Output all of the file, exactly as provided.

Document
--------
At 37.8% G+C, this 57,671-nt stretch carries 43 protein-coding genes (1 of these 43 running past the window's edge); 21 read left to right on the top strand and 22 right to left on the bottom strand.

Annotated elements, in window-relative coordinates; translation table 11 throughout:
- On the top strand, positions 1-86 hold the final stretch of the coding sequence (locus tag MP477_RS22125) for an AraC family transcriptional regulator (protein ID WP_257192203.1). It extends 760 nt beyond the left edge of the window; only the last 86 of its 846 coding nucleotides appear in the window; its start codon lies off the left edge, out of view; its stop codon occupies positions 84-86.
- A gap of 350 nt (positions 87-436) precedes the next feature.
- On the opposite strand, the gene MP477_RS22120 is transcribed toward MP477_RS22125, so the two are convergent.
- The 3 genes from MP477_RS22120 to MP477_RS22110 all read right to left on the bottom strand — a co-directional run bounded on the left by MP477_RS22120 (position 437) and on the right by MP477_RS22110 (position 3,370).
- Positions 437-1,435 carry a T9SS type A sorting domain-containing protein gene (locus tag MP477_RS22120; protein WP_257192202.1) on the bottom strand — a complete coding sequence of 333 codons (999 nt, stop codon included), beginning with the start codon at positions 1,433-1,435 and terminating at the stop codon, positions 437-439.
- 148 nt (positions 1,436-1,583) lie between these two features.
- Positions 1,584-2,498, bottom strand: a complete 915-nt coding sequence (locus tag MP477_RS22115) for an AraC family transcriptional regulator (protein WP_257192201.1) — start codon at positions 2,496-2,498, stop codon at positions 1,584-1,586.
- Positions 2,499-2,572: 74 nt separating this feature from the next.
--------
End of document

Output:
At 37.8% G+C, this 57,671-nt stretch carries 43 protein-coding genes (1 of these 43 running past the window's edge); 21 read left to right on the top strand and 22 right to left on the bottom strand.

Annotated elements, in window-relative coordinates; translation table 11 throughout:
- On the top strand, positions 1-86 hold the final stretch of the coding sequence (locus tag MP477_RS22125) for an AraC family transcriptional regulator (protein ID WP_257192203.1). It extends 760 nt beyond the left edge of the window; only the last 86 of its 846 coding nucleotides appear in the window; its start codon lies off the left edge, out of view; its stop codon occupies positions 84-86.
- A gap of 350 nt (positions 87-436) precedes the next feature.
- On the opposite strand, the gene MP477_RS22120 is transcribed toward MP477_RS22125, so the two are convergent.
- The 3 genes from MP477_RS22120 to MP477_RS22110 all read right to left on the bottom strand — a co-directional run bounded on the left by MP477_RS22120 (position 437) and on the right by MP477_RS22110 (position 3,370).
- Positions 437-1,435 carry a T9SS type A sorting domain-containing protein gene (locus tag MP477_RS22120; protein WP_257192202.1) on the bottom strand — a complete coding sequence of 333 codons (999 nt, stop codon included), beginning with the start codon at positions 1,433-1,435 and terminating at the stop codon, positions 437-439.
- 148 nt (positions 1,436-1,583) lie between these two features.
- Positions 1,584-2,498, bottom strand: a complete 915-nt coding sequence (locus tag MP477_RS22115) for an AraC family transcriptional regulator (protein WP_257192201.1) — start codon at positions 2,496-2,498, stop codon at positions 1,584-1,586.
- Positions 2,499-2,572: 74 nt separating this feature from the next.